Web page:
• ASIN: B000FC1I9K
  • Text-to-Speech: Enabled
  • X-Ray:
  • Lending: Not Enabled
  • Amazon Best Sellers Rank: #730,239 Paid in Kindle Store (See Top 100 Paid in Kindle Store)
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Customer Reviews

3.6 out of 5 stars
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Most Helpful Customer Reviews
14 of 15 people found the following review helpful
4.0 out of 5 stars Cyberlaw Roadmap October 28, 2002
This book is a great introduction to the emerging issues of Internet-related law. Everything from copyright law, domain names and trademarks, patents, privacy, free speech, contracts, and employment law are covered in this latin- and lingo-free guide to Net law. Developers will be especially interested in the sections on copyright, domain names and trademarks, and contracts.
For example, hiring a design firm without a contract may mean that they own the copyright to your web site. The proper copyright notice must include the original year the work was published, not just the current one.

Relevant laws are cited and explained, including the Digital Millennium Copyright Act, The Anticybersquatting Consumer Protection Act, The Uniform Domain Name Dispute Resolution Policy, and the "E-Signature" Act.
The book starts well, citing copyright (Playboy v. Sanfilippo) and cybersquatting (Electronics Boutique v. Zuccarini) case studies. I found myself chuckling at the audacity of the defendants in their brazen copying of Playboy's images and squatting trademarked domains.
The author and six expert contributors (many of which are on GigaLaw's Editorial Board) do a fine job highlighting major case law and issues that face developers (and lawyers) on the Internet today. While no substitute for hiring a lawyer, this book shows what to avoid, and what to do to protect yourself...
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5 of 5 people found the following review helpful
By CKeeter
I just received a copy of this book & had I known that the original price was just $17.95, I would not have paid so much money. Not only is this book overpriced, it is dated. Although there is some good information in this book, alot has happened since 2002 & there are better resources out there that are more current & don't cost a small fortune.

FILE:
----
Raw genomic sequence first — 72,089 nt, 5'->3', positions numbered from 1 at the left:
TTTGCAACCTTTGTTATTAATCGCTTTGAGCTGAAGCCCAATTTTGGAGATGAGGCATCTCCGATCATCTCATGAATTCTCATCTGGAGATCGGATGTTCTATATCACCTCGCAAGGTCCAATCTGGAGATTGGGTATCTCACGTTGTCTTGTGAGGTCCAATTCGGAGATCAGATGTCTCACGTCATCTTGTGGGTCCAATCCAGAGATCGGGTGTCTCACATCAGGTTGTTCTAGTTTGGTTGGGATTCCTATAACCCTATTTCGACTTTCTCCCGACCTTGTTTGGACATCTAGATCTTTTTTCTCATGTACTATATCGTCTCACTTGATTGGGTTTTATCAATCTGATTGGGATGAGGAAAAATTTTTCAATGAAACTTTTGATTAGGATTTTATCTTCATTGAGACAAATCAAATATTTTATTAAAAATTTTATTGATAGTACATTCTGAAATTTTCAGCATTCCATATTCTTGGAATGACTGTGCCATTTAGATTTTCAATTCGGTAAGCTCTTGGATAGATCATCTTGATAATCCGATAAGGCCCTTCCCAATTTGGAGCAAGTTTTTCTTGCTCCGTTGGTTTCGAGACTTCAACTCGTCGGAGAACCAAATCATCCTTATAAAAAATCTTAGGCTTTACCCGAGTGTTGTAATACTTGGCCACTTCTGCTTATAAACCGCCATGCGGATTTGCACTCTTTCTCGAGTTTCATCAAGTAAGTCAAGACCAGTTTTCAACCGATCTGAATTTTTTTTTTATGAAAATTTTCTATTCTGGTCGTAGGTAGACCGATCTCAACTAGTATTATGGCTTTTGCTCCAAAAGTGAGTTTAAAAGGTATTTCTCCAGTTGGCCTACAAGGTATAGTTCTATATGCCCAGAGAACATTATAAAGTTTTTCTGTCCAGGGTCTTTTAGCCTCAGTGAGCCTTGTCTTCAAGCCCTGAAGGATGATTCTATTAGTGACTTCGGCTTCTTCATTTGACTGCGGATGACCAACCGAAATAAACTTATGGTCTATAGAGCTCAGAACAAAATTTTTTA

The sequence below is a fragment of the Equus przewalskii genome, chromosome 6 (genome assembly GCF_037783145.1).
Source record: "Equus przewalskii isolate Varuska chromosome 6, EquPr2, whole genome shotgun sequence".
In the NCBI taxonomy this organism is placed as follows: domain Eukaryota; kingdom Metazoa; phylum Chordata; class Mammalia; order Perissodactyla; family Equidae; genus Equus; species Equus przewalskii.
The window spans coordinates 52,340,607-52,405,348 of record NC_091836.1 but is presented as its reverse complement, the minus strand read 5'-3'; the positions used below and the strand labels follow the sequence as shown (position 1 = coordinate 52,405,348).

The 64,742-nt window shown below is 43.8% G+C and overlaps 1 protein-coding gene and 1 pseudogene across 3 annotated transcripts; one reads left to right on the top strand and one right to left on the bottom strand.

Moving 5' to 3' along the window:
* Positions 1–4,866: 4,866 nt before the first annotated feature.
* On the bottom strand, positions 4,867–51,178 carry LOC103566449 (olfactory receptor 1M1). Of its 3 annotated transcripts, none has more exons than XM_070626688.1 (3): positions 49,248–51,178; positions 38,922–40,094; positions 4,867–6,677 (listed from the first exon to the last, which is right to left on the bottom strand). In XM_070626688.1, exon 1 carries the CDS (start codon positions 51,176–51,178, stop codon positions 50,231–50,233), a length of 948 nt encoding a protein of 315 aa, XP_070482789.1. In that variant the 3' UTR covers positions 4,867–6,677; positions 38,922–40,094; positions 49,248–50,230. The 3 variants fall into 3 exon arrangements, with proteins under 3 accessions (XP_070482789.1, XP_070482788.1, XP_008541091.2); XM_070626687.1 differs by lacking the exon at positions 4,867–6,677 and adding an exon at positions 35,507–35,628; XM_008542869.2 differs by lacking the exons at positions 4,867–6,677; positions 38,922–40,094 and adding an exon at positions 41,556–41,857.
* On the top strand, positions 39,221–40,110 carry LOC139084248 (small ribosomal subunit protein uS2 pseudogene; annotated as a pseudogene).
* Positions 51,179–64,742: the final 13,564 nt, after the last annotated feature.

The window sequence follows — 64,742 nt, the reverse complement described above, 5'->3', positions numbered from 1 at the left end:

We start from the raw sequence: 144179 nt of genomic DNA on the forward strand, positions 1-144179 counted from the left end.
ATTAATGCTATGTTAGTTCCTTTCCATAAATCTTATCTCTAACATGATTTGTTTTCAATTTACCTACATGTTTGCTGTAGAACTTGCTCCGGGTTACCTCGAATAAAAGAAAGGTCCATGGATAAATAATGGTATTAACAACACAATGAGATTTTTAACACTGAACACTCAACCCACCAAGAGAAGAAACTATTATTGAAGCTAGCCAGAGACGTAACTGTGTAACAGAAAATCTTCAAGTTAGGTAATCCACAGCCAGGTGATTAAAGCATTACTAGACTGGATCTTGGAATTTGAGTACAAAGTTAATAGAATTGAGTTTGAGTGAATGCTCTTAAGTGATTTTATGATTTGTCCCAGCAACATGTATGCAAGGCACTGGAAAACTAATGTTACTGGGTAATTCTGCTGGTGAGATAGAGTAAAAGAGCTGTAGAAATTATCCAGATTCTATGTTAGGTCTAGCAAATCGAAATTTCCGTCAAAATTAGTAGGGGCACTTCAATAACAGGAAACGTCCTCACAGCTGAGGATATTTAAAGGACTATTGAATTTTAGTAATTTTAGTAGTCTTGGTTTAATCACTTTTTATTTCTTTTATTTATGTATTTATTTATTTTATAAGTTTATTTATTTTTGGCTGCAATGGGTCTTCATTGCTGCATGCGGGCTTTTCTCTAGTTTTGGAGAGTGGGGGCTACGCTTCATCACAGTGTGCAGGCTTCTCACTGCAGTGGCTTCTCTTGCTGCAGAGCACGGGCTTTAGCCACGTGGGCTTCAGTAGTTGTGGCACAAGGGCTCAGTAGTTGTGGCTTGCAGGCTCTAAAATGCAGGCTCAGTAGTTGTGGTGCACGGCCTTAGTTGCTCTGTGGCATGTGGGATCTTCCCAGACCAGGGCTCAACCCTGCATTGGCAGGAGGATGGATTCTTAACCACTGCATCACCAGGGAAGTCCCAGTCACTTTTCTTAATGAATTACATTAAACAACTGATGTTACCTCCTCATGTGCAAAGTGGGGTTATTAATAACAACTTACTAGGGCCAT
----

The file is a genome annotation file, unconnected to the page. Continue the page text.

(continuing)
Buy the e-copy, or get something more current with just as much information like 'Issues in Internet Law'($17.71)
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4 of 5 people found the following review helpful
5.0 out of 5 stars Mike Petrik December 30, 2002
Terrific book for folks with an interest, intellectual or practical, in how the law intersects with the Internet. Isenberg's explanations are readable and accessible. First rate.
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5 of 7 people found the following review helpful
5.0 out of 5 stars Best Internet Law Book Available November 28, 2004
Pros: Easy to read, comprehensive, good for law students, lawyers, and lay people alike! Read it, and you'll have complete understanding of current and past internet law.

Cons: the website is more up to date.

As a law student, I took an internet course. Gigalaw Guide to Internet Law was, by far, my best resource. It wasn't an official text for the class, but I found it far more useful than the books we had to read. It supplied great examples to illustrate applicable law. I used it to study for exams, and it gave me complete coverage of all course topics.

Also, it really doesn't read like legalese. You could keep it on your coffee table for light reading.

If you are a business person who has to understand internet law, I highly recommend you read this book -- you'll learn all the same things that I learned in law school and will one day charge hundredss of dollars an hour to explain to you :) If you are a law student, this will serve as a great study guide.
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3.0 out of 5 stars I Liked This Book. January 28, 2014
Format:Paperback|Verified Purchase
As one who began taking interest in Internet Law a decade ago and attending numerous Internet Law classes in my city, for anybody with no Net Law info this is a great place to begin.

We wouldn't want to travel our town without knowing the laws, given time spent on Internet common sense dictates we should do the same when entering cyberspace.

Claudia Strasbaugh